The nation that was once called Western Samoa is now simply Samoa. Sometimes it's also referred to as independent Samoa, a particularly apt name for this Polynesian island group, where people still very much go their own way, as they have for more than three millennia.
Indeed, life in this widely scattered group of islands is deeply rooted in the ways of ancient Polynesian culture. The older residents have struggled hard to preserve the traditional Fa'a Samoa, or Samoan way, which along with beautiful beaches and colorful lagoons makes these islands well worth a visit.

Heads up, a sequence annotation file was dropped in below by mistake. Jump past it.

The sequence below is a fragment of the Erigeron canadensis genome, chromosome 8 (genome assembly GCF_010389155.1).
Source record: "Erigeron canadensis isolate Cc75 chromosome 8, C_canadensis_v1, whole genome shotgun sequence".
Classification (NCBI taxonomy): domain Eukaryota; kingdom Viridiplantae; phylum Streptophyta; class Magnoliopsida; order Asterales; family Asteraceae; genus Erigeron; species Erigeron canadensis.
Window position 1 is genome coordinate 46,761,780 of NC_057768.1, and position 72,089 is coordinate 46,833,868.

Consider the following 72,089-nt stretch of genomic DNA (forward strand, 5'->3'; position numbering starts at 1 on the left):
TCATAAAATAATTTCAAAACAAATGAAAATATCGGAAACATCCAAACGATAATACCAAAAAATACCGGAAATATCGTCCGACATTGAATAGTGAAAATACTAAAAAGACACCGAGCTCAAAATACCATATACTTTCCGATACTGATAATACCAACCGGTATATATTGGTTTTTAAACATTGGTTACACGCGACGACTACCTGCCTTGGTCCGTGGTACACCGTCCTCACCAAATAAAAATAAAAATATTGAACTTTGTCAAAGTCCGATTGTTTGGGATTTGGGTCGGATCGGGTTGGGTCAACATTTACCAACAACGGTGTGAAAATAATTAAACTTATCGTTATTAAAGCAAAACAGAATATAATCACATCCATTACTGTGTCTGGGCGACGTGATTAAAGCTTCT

When Robert Louis Stevenson, the author of Treasure Island, arrived in Samoa in the late 1800s, he planned to stay only a few days. But he was so intrigued by the place that he remained there until he died. Samoa has changed since then, but it is far less commercialized than its eastern neighbor, American Samoa. You might not want to live out your life there, but you'll surely be sad to leave.
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